Iteration 3 - Saving Palettes

Saving palette

  • When the user clicks Save Palette, the saved palette should show up in the saved palette side of the UI
    • The palette here does not display hex codes, just blocks of the palette’s color
    • Each saved palette should be rendered with a button to delete the palette (you won’t build out this functionality until a later iteration)
  • A new Palette should automatically be created and displayed in the main part of the app

  • Note: Saved palettes do NOT need to persist on page load

Iteration 4 - Locking colors

Locking a color

  • A user should be able to click a color in the Palette and lock it
    • The open lock icon/emoji should change to be a locked icon/emoji to indicate that the color is locked

Updating a palette with locked colors

  • When the New Palette button is clicked, all the colors update as expected, except for any colors that are locked
  • A user should be able to unlock colors and continue updating the colors with the New Palette button as expected

Iteration 5 - Deleting saved Palettes

Deleting a saved palette

  • When a saved palette’s delete button is clicked, that palette is removed from the page.

Optional Extensions - Getting fancy

Here’s a list of possible extensions to implement - but ONLY IF your team has completed all the previous iterations AND have cleaned up your code to make it DRYer and more readable.

You are welcome to add your own extensions. Be sure they are thoughtful in terms of UX/UI, and that they do not break any prior functionality.

Options:

  • A user should be able to click a saved palette and view it and its hex codes in the main viewing area
    • Viewing saved palette
  • Polish your app’s styling - get creative.
  • Ensure that all saved palettes are unique.
  • When a user tries to delete a saved palette, have them confirm that they really do want to delete it.
  • Make the UX informative and delightful with one or more microinteractions.
  • Allow users to name their palettes when saving.
  • Allow users to name their palettes wen saving, and allow them to search their saved palettes by name.
  • Create a way for users to adjust a color (look to Coolors for inspiration).
  • Research hex codes to figure out how to programmatically generate random palettes that are cohesive and pleasant.

Rubric

This rubric should serve as a guide for students as they progress through the project, as well as to self-evaluate. Instructors will use it to evaluate the project at its final due date/time, and provide detailed feedback so students know what areas to focus on in future projects.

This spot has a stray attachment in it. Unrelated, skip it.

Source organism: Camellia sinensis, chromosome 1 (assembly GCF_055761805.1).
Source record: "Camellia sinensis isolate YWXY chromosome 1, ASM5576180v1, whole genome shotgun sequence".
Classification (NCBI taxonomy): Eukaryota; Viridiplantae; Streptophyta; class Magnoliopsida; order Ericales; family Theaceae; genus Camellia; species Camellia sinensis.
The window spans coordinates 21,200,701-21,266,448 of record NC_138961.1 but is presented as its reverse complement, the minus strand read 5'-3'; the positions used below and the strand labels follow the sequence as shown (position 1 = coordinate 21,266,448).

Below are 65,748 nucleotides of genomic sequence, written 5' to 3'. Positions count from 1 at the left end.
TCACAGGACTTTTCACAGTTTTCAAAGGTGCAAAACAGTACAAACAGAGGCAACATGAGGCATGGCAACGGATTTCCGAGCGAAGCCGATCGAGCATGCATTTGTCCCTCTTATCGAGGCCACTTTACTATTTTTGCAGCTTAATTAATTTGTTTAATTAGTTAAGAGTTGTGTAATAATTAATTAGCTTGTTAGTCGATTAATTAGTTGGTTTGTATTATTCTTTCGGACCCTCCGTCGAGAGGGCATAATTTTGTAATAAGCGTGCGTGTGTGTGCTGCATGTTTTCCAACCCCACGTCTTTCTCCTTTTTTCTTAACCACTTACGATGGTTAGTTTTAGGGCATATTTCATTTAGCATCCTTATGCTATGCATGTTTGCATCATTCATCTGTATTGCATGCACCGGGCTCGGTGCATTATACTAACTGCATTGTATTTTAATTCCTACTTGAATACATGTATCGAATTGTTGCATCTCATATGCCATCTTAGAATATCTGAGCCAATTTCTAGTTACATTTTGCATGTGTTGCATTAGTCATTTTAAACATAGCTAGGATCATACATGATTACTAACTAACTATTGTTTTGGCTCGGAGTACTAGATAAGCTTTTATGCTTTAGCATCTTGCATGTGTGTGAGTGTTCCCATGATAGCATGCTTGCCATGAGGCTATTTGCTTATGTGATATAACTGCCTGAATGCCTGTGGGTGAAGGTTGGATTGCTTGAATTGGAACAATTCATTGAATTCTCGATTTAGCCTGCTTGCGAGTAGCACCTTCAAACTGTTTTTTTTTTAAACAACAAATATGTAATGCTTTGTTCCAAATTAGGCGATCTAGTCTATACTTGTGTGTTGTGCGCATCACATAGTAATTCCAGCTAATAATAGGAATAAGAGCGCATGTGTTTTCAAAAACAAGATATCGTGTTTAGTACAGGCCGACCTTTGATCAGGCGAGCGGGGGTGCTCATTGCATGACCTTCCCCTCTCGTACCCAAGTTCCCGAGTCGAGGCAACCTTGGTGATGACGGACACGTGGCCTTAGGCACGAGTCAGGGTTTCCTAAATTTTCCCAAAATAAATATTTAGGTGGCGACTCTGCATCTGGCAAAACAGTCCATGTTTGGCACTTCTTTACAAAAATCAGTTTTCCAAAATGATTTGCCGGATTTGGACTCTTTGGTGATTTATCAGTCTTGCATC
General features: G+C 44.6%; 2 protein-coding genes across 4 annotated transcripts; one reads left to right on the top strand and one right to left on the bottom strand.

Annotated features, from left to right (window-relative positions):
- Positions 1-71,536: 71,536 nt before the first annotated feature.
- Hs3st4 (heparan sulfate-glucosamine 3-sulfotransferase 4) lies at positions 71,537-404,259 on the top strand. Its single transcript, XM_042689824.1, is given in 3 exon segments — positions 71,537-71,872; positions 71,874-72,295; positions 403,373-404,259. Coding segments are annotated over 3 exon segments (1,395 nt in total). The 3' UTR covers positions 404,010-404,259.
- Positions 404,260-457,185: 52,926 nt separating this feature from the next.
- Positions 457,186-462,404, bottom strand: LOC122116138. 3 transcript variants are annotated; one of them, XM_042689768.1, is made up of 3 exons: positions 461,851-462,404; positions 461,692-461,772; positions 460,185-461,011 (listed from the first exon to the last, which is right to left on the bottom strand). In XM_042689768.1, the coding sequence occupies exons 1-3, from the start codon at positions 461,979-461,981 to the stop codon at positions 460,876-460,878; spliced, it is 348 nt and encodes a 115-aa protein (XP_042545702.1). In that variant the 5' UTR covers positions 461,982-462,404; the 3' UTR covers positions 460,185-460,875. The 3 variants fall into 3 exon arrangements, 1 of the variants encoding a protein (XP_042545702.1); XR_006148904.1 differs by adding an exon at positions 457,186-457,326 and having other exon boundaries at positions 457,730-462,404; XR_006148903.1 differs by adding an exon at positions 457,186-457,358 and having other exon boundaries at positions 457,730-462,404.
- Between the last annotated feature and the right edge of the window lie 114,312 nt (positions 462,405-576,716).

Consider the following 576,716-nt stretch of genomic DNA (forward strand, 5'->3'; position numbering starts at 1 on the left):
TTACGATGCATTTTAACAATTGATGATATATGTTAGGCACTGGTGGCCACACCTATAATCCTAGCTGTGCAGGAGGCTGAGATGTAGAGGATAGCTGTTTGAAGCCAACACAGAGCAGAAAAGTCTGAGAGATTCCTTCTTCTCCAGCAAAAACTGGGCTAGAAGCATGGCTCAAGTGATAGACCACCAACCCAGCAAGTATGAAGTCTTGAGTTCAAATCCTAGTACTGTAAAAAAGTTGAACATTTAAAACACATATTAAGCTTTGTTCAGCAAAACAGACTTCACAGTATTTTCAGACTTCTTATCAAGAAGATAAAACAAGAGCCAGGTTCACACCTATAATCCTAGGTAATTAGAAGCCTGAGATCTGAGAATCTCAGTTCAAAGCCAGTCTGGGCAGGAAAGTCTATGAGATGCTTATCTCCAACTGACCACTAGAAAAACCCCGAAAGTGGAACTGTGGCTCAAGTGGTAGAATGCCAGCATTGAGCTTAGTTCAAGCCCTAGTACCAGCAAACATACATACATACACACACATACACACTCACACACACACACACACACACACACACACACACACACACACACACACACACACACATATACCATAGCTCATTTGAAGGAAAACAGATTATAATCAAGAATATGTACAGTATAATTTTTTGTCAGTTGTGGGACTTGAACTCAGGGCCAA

Scores land in a range between 1 and 4. Below is a breakdown of what those numbers represent.

  • 4 (exceptional) - went beyond set learning goals; did self-teaching to go above and beyond in this area. If other scores are below a 3, redirect effort spent in this area to the weaker areas.
  • 3 (proficient) - exactly on track! you’re where you need to be in this area! great work!
  • 2 (trailing) - a little behind where we want to see you right now; in a good place to build familiarity/competency in this area; study in this area to level up and grow
  • 1 (dragging) - significantly behind where we want to see you; major growth needs to be shown in this area; set up a pairing session with an instructor as soon as possible

To earn a given score, an application must meet the requirements listed in that score explanation and all scores lower.

Professionalism

  • 4:
    • Team uses a PR template for every pull request
    • Team habitually conducts thorough code reviews in the GitHub GUI to document the progress of the application
    • Team has sought out technical code reviews from one or more mentors and documented them in the GitHub GUI
  • 3:
    • Commits are atomic and frequent, effectively documenting the evolution/progression of the application
    • Commit messages are consistent, descriptive, and concise and begin with a verb and capital letter
    • Team uses PRs to screen/verify code before adding it to the main branch
    • Branches are consistently used for individual features
    • There is no more than a 10% disparity in project contributions between teammates
    • README is well formatted and gives good context about the project, including links to both contributors’ GitHub profiles, and to the deployed GitHub Pages site
  • 2:
    • Commits are large and do not effectively communicate the progression of the application
    • Team uses PRs but do not review code before merging into the main branch